Sailor Ted meets at the Lonely Hearts Club of his friend Gunny's wife, Jenny, a girl, Nora Paige, and falls in love. Nora wants to become a dancer on Broadway. Ted rescues the Pekinese of ... See full summary »
Roy Del Ruth
Hafiz, a rascally beggar on the periphery of the court of Baghdad, schemes to marry his daughter to royalty and to win the heart of the queen of the castle himself. Written by
Jim Beaver <email@example.com>
The British produced the first film adaptation of the play "Kismet" with the original author, Edward Knoblock credited for writing the script. The 1914 "Kismet" film was directed by Leedham Bantock (1870-1928). Bantock was also the managing director of British Productions/Distribution Zenith Film Company. See more »
Ronald Colman's character eats with his left hand, which is taboo in Arabic culture. See more »
[Referring to Hafiz's daughter, Marsinah]
You think she's going to wither away waiting for your fairy tales to come true?
She's waiting for her fate in all its splendor.
The fate for a beggar's daughter is a camel boy.
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Had Harold Arlen and E.Y. Harburg written anything memorable from this version of Kismet, Robert Wright and Chet Forrest might not have ever adapted Alexander Borodin's music to make their acclaimed version of Kismet in the fifties. We should all be the poorer for that.
Music is the weak spot in this version of Kismet, the songs sung by Joy Page and Marlene Dietrich aren't anything memorable. But classical American actor Otis Skinner who created the role of Hajj on Broadway back in 1911 is replaced by probably the only man in Hollywood who could have made that Edwardian dialog palatable to modern ears. Of course that would be Ronald Colman, a man I could get joy listening to him recite Buffalo Phone Directory.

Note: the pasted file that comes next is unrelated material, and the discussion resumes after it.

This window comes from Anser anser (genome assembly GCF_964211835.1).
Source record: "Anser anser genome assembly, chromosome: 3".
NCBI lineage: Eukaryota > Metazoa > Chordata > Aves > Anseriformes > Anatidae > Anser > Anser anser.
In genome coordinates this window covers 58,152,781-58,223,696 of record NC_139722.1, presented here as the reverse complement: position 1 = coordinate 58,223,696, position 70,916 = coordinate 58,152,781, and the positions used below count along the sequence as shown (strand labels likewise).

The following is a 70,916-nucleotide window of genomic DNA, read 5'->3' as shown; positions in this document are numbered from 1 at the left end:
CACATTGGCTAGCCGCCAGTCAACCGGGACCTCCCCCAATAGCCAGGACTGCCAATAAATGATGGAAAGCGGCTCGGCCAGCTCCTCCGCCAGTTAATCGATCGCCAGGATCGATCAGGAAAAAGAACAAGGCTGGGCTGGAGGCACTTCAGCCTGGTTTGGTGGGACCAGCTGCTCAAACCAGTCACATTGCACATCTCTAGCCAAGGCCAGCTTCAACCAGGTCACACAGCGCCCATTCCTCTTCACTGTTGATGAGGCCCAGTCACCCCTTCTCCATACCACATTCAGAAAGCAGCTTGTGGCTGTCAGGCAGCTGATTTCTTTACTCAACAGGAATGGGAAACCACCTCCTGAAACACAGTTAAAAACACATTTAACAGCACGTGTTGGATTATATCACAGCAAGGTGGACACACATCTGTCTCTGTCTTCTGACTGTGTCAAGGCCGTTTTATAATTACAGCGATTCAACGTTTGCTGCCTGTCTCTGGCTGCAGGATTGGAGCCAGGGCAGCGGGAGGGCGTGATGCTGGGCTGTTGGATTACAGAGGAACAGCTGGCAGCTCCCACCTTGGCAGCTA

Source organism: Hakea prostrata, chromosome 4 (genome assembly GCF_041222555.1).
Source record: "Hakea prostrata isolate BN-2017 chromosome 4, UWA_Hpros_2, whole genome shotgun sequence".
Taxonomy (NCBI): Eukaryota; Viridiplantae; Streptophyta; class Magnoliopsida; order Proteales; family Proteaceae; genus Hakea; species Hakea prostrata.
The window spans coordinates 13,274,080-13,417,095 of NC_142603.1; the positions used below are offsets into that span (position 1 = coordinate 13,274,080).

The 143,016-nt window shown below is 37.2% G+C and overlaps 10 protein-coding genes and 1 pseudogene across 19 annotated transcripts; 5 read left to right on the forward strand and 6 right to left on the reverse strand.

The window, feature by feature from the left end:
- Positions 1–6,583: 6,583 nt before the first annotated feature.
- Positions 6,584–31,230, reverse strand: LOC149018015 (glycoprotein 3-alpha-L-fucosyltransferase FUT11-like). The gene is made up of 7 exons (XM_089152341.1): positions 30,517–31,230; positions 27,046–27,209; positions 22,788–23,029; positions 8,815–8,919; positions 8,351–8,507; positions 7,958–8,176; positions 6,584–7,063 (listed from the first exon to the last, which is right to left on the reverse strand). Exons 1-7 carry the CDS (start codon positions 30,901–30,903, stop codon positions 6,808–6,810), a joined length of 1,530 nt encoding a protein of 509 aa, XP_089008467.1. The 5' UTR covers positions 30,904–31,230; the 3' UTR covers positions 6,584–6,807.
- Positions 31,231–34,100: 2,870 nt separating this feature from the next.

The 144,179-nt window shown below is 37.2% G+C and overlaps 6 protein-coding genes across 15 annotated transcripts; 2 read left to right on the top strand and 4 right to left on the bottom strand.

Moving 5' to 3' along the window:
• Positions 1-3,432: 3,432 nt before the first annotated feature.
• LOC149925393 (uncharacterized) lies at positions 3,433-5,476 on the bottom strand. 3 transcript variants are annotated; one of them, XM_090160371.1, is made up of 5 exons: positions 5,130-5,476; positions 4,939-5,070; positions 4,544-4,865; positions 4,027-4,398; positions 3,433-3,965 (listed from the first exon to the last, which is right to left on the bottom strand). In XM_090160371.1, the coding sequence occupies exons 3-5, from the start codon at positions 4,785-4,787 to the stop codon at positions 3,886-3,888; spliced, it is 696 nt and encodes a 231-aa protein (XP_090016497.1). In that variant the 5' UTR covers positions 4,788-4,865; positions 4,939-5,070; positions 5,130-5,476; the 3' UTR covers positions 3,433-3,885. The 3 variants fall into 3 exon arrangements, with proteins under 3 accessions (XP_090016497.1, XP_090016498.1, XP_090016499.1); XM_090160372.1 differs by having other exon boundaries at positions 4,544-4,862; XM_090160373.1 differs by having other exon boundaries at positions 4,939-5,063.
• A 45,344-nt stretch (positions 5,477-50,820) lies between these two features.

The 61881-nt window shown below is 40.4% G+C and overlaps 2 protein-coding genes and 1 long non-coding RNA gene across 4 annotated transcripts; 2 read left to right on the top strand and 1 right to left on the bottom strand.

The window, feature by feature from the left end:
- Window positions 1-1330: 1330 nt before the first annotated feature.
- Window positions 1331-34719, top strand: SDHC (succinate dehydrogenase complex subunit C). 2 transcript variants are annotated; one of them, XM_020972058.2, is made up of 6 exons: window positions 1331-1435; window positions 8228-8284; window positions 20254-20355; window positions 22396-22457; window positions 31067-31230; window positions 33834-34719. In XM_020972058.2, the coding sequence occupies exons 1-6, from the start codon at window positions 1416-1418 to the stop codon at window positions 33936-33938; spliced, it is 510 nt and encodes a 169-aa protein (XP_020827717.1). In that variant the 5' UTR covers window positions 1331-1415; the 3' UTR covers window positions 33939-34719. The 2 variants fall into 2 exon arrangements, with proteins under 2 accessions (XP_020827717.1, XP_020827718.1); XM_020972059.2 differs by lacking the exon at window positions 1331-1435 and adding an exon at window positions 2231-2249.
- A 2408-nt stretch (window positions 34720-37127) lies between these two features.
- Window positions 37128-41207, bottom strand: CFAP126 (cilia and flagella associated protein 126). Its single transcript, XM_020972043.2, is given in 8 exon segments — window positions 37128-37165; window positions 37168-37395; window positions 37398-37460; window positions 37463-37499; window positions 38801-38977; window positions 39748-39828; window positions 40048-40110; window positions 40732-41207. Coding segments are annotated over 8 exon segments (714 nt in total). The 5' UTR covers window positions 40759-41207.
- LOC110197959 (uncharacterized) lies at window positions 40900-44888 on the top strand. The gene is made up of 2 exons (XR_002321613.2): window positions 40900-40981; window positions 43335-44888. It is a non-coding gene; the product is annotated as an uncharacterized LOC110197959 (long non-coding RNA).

This was one of MGM's biggest productions in the Forties, they splurged for technicolor and if you're going to have Marlene Dietrich play the seductive princess go for the gold. Lots of delightful cries emerged from cinema audiences when those golden painted legs of Dietrich were shown. Even on television they're still quite a sight.
Unfortunately the sound version of Kismet that Otis Skinner made in 1930 for Warner Brothers appears to be a lost film so we can't compare his interpretation of the lead with Colman. But in watching Colman's performance it seemed to be his Francois Villon aged so that he now had a teenage daughter. Anyway, it works beautifully.
James Craig is the earnest young caliph who I kept expecting to sing A Stranger in Paradise and Edward Arnold is the villainous vizier. Mr. Arnold played him like the political boss of ancient Bagdad.
MGM also filmed the better known musical version of Kismet with Howard Keel, Ann Blyth, and Vic Damone putting their marvelous voices to that classical score. That version has the music no doubt, but this one has Colman and Dietrich, so take your choice and you can't go wrong with either.
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